Arnold Lanni is a veteran of the music industry. He’s worked as a producer, engineer, musician and songwriter. His work on Our Lady Peace’s mega-selling Clumsy was rewarded with a Diamond certification (1,000,000 copies of the album sold in Canada alone), and he also wrote Sheriff’s #1 Billboard Single ‘When I’m With You’. Not only that, he’s also one of our New Songwriters’ Workshop instructors! Arnold was kind enough to sit down with CMW and offer his thoughts on songwriting, the music industry, and the creative process.
What qualities does a great songwriter need?
As a writer, I try to tap into the feelings I had as a young kid listening to a song for the first time and how I fell in love with it. If I can give that experience to someone listening to my song, then I’ve done something right. I remember being fascinated with the records that my older brother and sister would always play and I remember the excitement of watching TV shows like the ‘Ed Sullivan Show’ when different bands and singers would perform.
There was an innocence involved in being a fan. I didn’t analyze or overthink the songs I fell in love with. It was a very quick visceral response. I always remember that the listener doesn’t necessarily know why he or she loves or hates a song. A song either connects and resonates with them on some level or it doesn’t. It’s never one thing. The song needs to engage the listener every time.
What are some qualities that make a great song?
I believe a great song has to resonate and connect with a listener and in some way make the listener feel ‘something’. The listener has to be ‘affected’ in some way. Again, it’s too obvious to say that a great song needs a strong memorable melody, a great groove, a catchy lyric etc. If the song doesn’t make the listener ‘react’ in some way then it’s just background music?
Describe your songwriting career. What can aspiring songwriters learn from your story?
I’ve been fortunate enough to have had a decent career. I became a professional musician in the late 70?s and had my first song published in 1981 and I’ve been working ever since. I’ve had the benefit of working with some very creative and talented people that have influenced my life in a very positive way.
My career however almost died before it got started. When I was in grade 6 I was tested by the junior high school I was scheduled to attend the following year. The test, I was told, was to determine what program I was going to be enrolled in at the grade 7 ‘junior high level’.
I had chosen the arts program because I wanted to study music. Within a short time of writing the test however, I was told by the schools guidance councillor that the test revealed that I had no musical aptitude and for my own good, I was going to be enrolled into the ‘wood shop’ program where I could learn carpentry skills. Needless to say I was disappointed, but believing that ‘grown ups’ knew best, I dropped my dream of wanting to be a musician.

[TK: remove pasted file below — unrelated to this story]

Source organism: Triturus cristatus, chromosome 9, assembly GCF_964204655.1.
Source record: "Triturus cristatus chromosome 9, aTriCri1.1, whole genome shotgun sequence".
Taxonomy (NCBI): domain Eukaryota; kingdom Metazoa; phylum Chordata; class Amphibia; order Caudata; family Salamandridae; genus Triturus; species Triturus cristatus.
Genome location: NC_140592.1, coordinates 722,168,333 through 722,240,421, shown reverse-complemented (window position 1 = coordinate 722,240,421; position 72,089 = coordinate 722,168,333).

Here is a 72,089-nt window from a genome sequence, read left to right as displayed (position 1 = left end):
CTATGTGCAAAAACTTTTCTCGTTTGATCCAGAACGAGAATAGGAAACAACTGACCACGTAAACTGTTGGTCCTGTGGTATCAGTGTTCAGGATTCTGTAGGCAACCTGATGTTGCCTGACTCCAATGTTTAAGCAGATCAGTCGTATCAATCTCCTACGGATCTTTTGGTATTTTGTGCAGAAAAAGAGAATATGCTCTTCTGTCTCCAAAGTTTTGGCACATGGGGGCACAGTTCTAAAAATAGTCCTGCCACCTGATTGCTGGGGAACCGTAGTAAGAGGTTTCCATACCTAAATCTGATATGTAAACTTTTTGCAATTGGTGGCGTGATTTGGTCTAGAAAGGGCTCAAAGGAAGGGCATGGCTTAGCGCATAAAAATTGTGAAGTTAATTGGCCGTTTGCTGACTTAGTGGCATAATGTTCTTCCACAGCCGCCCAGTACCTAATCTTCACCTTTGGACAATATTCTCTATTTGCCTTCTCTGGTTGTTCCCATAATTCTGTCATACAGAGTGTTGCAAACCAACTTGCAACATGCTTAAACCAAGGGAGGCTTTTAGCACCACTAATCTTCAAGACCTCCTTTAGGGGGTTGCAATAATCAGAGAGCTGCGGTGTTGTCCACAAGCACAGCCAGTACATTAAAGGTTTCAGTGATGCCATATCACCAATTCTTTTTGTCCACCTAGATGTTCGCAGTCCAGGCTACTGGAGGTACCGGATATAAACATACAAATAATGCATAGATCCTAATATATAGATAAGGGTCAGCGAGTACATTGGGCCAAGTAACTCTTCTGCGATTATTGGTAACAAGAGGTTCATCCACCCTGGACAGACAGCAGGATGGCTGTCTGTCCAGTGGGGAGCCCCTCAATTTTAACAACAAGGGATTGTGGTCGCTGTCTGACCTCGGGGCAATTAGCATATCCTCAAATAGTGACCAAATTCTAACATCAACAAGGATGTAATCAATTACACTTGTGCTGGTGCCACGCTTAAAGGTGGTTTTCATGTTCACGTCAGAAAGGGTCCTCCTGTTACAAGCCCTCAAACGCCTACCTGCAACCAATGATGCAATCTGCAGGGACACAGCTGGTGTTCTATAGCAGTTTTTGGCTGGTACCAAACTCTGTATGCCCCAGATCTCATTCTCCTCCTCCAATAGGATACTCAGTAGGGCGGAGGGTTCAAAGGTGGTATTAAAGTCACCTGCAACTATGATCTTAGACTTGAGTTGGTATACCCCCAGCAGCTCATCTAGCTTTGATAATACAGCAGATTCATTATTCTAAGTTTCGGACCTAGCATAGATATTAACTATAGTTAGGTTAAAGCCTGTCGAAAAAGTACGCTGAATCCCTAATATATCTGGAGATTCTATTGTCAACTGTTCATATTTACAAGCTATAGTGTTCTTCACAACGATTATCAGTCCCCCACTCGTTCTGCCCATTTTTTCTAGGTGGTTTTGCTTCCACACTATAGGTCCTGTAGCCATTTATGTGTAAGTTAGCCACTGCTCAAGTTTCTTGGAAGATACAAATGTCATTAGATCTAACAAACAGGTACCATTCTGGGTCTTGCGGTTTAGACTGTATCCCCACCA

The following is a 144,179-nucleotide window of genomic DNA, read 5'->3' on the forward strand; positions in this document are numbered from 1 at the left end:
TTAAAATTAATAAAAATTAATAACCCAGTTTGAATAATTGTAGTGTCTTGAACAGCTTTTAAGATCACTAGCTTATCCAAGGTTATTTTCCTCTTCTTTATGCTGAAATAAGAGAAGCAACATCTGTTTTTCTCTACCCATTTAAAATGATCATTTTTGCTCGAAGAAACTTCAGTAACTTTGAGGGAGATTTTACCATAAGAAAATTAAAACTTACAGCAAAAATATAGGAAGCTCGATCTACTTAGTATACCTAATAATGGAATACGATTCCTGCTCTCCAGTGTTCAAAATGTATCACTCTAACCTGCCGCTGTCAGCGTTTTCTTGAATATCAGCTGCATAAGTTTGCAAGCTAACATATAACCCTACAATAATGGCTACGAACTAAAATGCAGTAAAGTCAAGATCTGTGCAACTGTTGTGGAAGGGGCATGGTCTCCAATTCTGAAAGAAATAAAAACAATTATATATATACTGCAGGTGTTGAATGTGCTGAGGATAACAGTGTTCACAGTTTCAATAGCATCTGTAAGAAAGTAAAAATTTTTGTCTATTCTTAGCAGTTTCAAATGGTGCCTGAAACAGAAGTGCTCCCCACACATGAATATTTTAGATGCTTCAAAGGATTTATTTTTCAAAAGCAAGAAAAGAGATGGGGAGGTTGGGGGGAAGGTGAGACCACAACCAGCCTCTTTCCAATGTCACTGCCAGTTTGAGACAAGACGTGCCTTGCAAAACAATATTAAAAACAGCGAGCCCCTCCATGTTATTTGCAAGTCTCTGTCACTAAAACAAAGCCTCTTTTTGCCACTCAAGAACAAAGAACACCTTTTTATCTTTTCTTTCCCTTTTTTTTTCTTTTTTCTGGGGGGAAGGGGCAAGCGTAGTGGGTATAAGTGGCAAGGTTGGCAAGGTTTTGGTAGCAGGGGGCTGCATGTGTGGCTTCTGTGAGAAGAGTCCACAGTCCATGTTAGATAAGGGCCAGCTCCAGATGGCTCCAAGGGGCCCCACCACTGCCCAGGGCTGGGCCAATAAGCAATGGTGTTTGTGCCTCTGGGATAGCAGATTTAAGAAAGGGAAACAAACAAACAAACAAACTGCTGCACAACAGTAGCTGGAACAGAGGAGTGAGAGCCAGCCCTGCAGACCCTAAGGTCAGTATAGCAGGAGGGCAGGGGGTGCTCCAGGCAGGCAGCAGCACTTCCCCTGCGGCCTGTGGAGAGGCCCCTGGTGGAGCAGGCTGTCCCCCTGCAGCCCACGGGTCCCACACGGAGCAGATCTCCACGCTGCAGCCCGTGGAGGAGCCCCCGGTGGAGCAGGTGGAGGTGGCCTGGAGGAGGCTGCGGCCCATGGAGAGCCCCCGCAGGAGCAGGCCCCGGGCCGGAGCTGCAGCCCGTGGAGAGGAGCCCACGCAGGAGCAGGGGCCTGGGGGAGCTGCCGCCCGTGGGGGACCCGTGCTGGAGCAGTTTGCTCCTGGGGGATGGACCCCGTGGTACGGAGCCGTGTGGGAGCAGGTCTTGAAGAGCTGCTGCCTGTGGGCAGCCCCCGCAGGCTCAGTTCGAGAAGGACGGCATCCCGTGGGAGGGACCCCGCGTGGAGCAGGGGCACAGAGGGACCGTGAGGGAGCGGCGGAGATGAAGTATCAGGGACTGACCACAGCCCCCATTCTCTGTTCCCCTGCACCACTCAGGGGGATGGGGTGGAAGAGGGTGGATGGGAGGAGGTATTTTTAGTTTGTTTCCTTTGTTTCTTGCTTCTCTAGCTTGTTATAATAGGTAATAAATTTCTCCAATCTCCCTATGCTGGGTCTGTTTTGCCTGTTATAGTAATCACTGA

It wasn’t until many years after that, that I taught myself how to play the piano. Eventually I quit school and joined a cover band and went on the road for a while. It was during this time that I learned a lot about what made a song great. I had to learn hundreds of hit songs and performed them every night. That process taught me what a great song felt like and I saw first-hand how a great song affected an audience.
I recommend that every person who wants to be a writer, listen to all the great songs that have been written from the beginning of time. Everyone of those songs is special! Songs become classics for a reason: they touch people. A great song is timeless!
You’ve branched out into producing, artist management and engineering. Do you think aspiring songwriters should learn all aspects of the music-making process?
As a young kid I was fascinated by the manipulation of sound and how different instruments were recorded etc, so I made it a point to learn as much about the recording/creative process as I could. Getting into production and engineering allowed me to be creative in other ways. I still really enjoy it.
That being said, I don’t think it’s necessary. Songwriting is entirely different than any other musical process. I don’t believe it’s something one can learn. One can only develop their songwriting craft if they are already able to ’hear music in their head’. I know lots of incredible musicians that just are not able to write songs….they have a different gift. Someone can only become a great songwriter if they’re already blessed with the gift of hearing music. I feel very blessed because I’ve been hearing music in my head since I was a young kid. For that I’m very, very grateful.
You’re a prolific speaker on panels and workshops. What do you like best about speaking with aspiring musicians and industry professionals?
I really enjoy sharing my experiences with young people and the positive energy they exude. I think creative people are fascinating in an ‘off-center’ kind of way. We’re all a little nuts and that’s what makes life interesting!
Thanks to Arnold for taking the time to chat with us. If you want to hear more from him and his insights into the art of writing a song, sign up for our New Songwriters’ Workshop and learn from him and our other incredible instructors.